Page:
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Am J Respir Crit Care Med. 1998 May;157(5 Pt 1):1413-7.

Cytochrome oxidase activity and mitochondrial gene expression in skeletal muscle of patients with chronic obstructive pulmonary disease.

Author information

1
Servei de Pneumologia, Hospital Univ. Son Dureta, Palma de Mallorca, Spain.

Abstract

Several recent studies have suggested that skeletal muscle bioenergetics are abnormal in patients with chronic obstructive pulmonary disease (COPD). This study investigates the activity of cytochrome oxidase (COX), the terminal enzyme in the mitochondrial electron transport chain, and the expression of two mitochondrial DNA genes related to COX (mRNA of subunit I of COX [COX-I] and the RNA component of the 12S ribosomal subunit [12S rRNA]), in quadriceps femoris muscle biopsies obtained from COPD patients with various degrees of arterial hypoxemia, and from healthy sedentary control subjects of similar age. The activity of COX was measured spectrophotometrically in fresh tissue at 37 degrees C with excess substrate. RNA transcripts were measured using reverse transcription and polymerase chain reaction. The measurements of mRNA COX-I and 12S rRNA were normalized to the mRNA of actin, which is a housekeeping gene not influenced by hypoxia. We found that, compared with control subjects, COPD patients with chronic respiratory failure (PaO2 < 60 mm Hg) showed increased COX activity (p < 0.05). Further, the activity of COX was inversely related to arterial PO2 value (Rho -0.59, p < 0.01). The COX-I mRNA content was not different between patients and control subjects but patients with chronic respiratory failure had higher levels of 12S rRNA (p < 0.05), which were again inversely related to PaO2 (Rho -0.49, p < 0.05). These results indicate that the activity of COX is increased in skeletal muscle of patients with COPD and chronic respiratory failure, and they suggest that this is likely regulated at the translational level by increasing the number of mitochondrial ribosomes.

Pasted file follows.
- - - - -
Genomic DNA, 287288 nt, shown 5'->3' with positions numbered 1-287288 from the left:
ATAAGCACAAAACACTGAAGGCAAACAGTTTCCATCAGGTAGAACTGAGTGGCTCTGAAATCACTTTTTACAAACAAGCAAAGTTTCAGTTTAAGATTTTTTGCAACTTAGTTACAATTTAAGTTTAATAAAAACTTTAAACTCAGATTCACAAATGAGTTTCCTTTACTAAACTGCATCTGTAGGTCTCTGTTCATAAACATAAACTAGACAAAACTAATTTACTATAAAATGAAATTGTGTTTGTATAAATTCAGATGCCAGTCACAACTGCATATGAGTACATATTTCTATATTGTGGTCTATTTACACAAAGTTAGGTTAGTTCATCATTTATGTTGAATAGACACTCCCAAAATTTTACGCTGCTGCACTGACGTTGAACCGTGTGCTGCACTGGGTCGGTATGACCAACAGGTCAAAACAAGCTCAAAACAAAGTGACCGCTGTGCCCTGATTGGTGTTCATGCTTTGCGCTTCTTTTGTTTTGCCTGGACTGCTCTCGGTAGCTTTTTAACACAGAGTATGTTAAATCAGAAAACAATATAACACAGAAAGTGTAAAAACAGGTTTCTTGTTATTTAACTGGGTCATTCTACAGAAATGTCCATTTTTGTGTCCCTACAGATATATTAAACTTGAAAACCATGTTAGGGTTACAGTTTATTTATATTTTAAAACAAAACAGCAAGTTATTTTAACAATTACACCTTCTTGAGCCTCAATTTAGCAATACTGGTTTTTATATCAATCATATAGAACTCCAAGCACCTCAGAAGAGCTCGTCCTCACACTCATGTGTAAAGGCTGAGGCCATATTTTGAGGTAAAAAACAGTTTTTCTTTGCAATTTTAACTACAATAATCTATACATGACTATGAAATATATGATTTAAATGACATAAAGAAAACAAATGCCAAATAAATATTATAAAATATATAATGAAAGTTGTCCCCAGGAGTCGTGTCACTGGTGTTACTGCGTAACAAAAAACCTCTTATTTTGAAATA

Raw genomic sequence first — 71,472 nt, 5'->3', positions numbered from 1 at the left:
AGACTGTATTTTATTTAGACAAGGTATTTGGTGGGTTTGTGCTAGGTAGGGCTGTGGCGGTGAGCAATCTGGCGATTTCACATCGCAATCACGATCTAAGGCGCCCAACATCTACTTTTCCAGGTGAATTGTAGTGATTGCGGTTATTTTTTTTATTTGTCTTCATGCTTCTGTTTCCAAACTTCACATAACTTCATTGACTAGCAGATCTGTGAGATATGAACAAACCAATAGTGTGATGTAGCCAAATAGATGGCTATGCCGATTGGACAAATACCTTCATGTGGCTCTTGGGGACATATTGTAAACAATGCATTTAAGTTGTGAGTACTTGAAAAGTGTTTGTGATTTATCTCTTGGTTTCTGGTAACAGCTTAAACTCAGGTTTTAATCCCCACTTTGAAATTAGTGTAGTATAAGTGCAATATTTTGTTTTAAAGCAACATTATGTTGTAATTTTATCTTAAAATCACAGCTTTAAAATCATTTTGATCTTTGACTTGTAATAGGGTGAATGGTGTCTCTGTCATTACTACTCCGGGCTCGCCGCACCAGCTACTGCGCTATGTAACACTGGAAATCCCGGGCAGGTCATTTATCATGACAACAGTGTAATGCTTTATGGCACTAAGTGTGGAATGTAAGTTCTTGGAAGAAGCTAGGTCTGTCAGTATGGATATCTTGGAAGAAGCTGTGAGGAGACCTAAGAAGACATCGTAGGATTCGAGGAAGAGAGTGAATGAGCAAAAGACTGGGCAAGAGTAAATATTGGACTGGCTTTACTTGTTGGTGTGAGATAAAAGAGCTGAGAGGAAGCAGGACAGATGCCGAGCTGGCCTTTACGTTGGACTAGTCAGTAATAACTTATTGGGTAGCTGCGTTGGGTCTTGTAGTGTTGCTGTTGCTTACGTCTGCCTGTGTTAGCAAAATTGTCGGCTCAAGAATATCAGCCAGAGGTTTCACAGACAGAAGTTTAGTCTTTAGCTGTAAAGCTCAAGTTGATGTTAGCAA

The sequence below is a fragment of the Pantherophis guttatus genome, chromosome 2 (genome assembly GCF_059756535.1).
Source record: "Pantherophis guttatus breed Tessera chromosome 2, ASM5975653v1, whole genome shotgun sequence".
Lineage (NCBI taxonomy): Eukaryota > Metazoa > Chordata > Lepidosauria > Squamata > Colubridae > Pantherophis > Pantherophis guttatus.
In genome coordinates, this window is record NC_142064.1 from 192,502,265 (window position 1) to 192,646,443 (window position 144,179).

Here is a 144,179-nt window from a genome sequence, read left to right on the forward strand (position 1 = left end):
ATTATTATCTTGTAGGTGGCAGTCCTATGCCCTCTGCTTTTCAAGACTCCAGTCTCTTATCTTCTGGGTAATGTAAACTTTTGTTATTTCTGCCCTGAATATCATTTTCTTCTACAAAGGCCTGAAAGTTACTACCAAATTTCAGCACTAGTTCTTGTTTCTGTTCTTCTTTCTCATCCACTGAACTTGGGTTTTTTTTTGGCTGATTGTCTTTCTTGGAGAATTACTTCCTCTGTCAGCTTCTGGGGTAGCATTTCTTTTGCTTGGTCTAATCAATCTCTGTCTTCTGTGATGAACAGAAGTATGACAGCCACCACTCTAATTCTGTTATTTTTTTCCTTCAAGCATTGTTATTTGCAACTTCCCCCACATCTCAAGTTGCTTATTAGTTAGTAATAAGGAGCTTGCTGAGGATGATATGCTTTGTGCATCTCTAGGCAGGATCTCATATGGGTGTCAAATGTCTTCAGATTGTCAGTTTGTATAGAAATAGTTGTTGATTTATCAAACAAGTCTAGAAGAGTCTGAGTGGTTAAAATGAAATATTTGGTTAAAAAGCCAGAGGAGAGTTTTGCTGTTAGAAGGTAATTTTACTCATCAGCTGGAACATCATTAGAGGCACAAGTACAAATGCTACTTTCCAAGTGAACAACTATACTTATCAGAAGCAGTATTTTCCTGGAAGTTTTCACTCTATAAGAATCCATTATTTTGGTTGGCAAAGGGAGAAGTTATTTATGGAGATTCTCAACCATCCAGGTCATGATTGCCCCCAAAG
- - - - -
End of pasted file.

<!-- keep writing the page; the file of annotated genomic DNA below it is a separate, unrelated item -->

PMID:
9603116
DOI:
10.1164/ajrccm.157.5.9710039
[Indexed for MEDLINE]

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